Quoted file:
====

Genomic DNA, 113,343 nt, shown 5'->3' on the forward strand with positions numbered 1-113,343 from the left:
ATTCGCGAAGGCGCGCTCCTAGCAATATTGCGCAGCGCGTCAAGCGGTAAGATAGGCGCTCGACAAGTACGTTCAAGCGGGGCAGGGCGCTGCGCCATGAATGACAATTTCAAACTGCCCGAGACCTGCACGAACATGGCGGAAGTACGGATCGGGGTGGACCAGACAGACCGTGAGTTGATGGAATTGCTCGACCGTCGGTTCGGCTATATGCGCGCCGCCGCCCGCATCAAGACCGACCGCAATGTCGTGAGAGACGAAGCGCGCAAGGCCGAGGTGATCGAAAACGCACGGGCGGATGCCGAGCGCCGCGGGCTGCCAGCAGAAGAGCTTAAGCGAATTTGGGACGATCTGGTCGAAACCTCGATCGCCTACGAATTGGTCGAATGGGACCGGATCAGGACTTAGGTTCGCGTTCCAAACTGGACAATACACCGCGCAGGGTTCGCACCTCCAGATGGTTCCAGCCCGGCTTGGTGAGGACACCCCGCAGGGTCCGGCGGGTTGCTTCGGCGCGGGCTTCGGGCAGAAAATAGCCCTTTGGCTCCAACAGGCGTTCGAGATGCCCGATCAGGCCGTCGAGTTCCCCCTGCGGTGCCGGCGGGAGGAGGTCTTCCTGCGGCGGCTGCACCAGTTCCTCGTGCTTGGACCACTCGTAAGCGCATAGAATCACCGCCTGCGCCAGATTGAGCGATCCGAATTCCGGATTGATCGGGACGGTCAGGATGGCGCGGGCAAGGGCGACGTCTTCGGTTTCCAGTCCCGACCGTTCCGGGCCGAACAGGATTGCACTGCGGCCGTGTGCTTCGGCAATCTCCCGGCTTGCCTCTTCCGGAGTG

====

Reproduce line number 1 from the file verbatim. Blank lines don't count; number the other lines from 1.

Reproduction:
Genomic DNA, 113,343 nt, shown 5'->3' on the forward strand with positions numbered 1-113,343 from the left: